It’s more than logs, the land the cabin sits on is magical. The woods were my playground. I often could be found picking strawberries, mixing potions, “hunting bad guys,” playing in my make shift fort, or just laying in a field of wild flowers calling out shapes in the clouds. When my parents weren’t looking I was known to capture an unfortunate toad, frog, salamander, or turtle in my bucket. Somehow my dad always knew, he didn’t even have to look at me and I’d hear him yell “Mannie! You better put that critter back where you found him!!” Snakes? I wasn’t afraid of snakes. I was fearless as a child and my dad had to teach me about poisonous snakes in order to keep me safe. If a snake crossed my path it was a guarantee I’d pick it up and put it down the back of my sister’s shirt. I’m pretty sure I am the reason she has a fear of snakes. I am probably the reason for her fear of the dark, dead fish….. and many other things in life. And yes, she deserved it, she’d cheat at board games and violated my Barbies by cutting their hair. As we grew older we grew apart, she lost interest in being my sister and in her eyes the cabin lost its magic.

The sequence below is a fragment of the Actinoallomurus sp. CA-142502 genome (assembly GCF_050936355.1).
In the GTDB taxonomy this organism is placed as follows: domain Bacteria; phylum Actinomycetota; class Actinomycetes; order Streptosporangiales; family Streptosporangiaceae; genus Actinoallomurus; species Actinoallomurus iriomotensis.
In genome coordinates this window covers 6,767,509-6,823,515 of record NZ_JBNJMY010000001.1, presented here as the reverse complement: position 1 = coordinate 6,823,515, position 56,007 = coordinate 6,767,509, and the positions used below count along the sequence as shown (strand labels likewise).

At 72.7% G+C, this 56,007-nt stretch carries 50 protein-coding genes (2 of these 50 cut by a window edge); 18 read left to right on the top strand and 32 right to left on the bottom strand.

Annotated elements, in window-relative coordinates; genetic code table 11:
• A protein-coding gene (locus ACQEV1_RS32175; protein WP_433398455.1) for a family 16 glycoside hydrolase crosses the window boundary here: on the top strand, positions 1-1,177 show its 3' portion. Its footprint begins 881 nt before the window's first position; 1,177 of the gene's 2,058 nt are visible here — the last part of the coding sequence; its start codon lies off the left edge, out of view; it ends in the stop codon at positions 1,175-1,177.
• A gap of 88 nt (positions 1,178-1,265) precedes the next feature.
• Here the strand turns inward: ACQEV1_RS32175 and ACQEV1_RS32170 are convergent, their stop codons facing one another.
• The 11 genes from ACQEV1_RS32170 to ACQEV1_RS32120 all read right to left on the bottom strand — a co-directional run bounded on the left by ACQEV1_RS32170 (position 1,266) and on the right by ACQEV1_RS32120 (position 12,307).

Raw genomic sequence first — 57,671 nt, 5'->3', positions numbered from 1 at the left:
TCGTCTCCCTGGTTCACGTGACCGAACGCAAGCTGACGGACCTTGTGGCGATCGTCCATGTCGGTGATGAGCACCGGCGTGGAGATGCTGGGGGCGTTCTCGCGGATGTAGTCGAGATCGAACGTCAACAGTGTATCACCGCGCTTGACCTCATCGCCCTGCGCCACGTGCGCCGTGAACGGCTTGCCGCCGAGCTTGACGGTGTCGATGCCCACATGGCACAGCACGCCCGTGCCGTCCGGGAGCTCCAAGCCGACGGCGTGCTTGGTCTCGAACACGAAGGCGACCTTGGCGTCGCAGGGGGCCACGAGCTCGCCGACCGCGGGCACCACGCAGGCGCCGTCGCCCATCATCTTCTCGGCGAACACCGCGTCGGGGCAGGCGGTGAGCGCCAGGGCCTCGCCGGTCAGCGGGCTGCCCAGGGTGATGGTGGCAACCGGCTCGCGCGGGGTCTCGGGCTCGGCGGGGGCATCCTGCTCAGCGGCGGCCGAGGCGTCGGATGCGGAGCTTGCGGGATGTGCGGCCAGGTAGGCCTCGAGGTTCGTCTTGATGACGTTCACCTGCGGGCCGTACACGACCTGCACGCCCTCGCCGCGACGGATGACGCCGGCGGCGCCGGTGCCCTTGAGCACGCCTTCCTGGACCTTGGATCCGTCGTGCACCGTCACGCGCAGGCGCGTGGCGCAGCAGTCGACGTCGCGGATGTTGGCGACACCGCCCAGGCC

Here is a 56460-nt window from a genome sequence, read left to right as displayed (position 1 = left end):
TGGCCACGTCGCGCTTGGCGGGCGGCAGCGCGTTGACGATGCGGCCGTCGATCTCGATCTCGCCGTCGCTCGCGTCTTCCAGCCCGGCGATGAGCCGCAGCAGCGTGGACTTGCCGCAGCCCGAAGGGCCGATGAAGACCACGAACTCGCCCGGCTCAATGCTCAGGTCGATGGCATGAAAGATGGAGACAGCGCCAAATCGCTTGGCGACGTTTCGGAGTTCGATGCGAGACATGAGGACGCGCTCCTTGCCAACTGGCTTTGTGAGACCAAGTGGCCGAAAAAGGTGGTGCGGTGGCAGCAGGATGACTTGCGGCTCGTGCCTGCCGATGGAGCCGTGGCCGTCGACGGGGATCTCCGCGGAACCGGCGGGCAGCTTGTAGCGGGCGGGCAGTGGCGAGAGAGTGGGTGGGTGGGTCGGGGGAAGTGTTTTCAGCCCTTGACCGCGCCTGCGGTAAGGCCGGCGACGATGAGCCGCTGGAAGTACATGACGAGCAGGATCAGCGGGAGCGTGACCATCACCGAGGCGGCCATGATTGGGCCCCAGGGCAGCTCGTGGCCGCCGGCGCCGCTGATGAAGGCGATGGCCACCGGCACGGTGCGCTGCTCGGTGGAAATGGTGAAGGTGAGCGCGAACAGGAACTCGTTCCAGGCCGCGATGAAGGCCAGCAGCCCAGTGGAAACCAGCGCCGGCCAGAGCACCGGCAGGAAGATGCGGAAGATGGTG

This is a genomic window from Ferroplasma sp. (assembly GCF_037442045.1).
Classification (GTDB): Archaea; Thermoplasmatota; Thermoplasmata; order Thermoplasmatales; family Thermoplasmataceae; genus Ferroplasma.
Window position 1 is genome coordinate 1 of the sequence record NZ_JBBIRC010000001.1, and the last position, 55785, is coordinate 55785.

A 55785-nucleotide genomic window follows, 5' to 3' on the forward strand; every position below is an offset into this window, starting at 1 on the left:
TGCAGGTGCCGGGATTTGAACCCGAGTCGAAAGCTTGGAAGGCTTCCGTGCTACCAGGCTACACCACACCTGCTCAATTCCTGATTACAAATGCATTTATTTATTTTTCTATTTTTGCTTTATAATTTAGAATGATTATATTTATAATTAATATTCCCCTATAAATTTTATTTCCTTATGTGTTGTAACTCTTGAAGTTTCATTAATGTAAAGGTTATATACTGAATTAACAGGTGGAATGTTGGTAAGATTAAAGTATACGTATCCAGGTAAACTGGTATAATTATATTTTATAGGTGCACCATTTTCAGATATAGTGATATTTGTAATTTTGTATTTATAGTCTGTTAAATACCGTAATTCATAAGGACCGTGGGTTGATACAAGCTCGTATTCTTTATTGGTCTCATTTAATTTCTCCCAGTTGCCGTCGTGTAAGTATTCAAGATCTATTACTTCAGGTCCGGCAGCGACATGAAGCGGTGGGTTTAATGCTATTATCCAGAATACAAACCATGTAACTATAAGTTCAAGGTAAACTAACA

Even though the magic faded for her, it grew and grew for me. We are not the only folks who love the land the cabin sits on. As I said earlier Mr. Slusher rented out the land to local farmers. As a child I’d watch Bathel and his crew expertly care for, trim and spray paint the Christmas trees that would be sold in the fall. Yes, believe it or not Christmas trees are spray painted…. that’s why you sometimes get a tree where the needles fall off as soon as you get it home. It’s a pretty neat process to see in person. Anyways, Mr. Smith tenderly cared for over 20 hives and he’d tell me “now Mannie, don’t kill the bee. The bee doesn’t want to sting you, he just wants to get back to the hive.” He taught me to respect the honey bee and to this day I find myself telling people “don’t kill that bee! He just thinks you are a flower. Once he realizes you aren’t, he will go on his way.” It’s true, they will. My Dad used to have an orchard on the land. I’d spend my summer days following him from tree to tree with trimmers in my hand as he patiently explained the delicacy of grafting. When we weren’t trimming or grafting, he made me carry 10 gallon buckets of water up the hill to thirsty little trees. He said “it will teach you character….” I don’t think it taught my character, however I did have really strong arms for a 10 year old.